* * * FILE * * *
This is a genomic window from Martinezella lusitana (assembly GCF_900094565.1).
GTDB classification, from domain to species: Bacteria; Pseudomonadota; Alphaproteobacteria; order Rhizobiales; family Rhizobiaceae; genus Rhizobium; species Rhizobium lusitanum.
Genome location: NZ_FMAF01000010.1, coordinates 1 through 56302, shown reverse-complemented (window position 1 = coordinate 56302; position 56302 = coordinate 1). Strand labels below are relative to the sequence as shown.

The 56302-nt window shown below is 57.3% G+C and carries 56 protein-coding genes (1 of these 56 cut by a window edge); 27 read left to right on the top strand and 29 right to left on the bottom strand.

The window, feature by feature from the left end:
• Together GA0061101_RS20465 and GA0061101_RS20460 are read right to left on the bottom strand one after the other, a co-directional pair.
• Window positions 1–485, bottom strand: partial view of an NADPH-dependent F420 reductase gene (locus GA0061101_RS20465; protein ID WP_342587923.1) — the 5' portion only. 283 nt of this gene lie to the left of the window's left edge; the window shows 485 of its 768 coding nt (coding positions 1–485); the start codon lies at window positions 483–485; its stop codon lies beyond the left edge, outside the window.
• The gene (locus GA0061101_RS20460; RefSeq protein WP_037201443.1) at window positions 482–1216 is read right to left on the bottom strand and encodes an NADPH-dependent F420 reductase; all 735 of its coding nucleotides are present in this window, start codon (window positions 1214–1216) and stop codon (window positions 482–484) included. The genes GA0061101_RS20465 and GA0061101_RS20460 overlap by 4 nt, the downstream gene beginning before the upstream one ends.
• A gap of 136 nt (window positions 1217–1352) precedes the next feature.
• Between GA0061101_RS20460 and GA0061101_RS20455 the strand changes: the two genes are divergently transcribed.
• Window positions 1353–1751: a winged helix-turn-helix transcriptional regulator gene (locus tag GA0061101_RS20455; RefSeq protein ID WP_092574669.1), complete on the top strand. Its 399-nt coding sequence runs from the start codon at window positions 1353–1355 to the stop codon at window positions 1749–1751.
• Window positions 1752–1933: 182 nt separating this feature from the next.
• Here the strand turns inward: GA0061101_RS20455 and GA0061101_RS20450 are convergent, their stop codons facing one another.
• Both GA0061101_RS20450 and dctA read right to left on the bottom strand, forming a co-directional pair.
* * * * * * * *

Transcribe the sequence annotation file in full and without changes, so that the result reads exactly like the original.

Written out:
This is a genomic window from Martinezella lusitana (assembly GCF_900094565.1).
GTDB classification, from domain to species: Bacteria; Pseudomonadota; Alphaproteobacteria; order Rhizobiales; family Rhizobiaceae; genus Rhizobium; species Rhizobium lusitanum.
Genome location: NZ_FMAF01000010.1, coordinates 1 through 56302, shown reverse-complemented (window position 1 = coordinate 56302; position 56302 = coordinate 1). Strand labels below are relative to the sequence as shown.

The 56302-nt window shown below is 57.3% G+C and carries 56 protein-coding genes (1 of these 56 cut by a window edge); 27 read left to right on the top strand and 29 right to left on the bottom strand.

The window, feature by feature from the left end:
• Together GA0061101_RS20465 and GA0061101_RS20460 are read right to left on the bottom strand one after the other, a co-directional pair.
• Window positions 1–485, bottom strand: partial view of an NADPH-dependent F420 reductase gene (locus GA0061101_RS20465; protein ID WP_342587923.1) — the 5' portion only. 283 nt of this gene lie to the left of the window's left edge; the window shows 485 of its 768 coding nt (coding positions 1–485); the start codon lies at window positions 483–485; its stop codon lies beyond the left edge, outside the window.
• The gene (locus GA0061101_RS20460; RefSeq protein WP_037201443.1) at window positions 482–1216 is read right to left on the bottom strand and encodes an NADPH-dependent F420 reductase; all 735 of its coding nucleotides are present in this window, start codon (window positions 1214–1216) and stop codon (window positions 482–484) included. The genes GA0061101_RS20465 and GA0061101_RS20460 overlap by 4 nt, the downstream gene beginning before the upstream one ends.
• A gap of 136 nt (window positions 1217–1352) precedes the next feature.
• Between GA0061101_RS20460 and GA0061101_RS20455 the strand changes: the two genes are divergently transcribed.
• Window positions 1353–1751: a winged helix-turn-helix transcriptional regulator gene (locus tag GA0061101_RS20455; RefSeq protein ID WP_092574669.1), complete on the top strand. Its 399-nt coding sequence runs from the start codon at window positions 1353–1355 to the stop codon at window positions 1749–1751.
• Window positions 1752–1933: 182 nt separating this feature from the next.
• Here the strand turns inward: GA0061101_RS20455 and GA0061101_RS20450 are convergent, their stop codons facing one another.
• Both GA0061101_RS20450 and dctA read right to left on the bottom strand, forming a co-directional pair.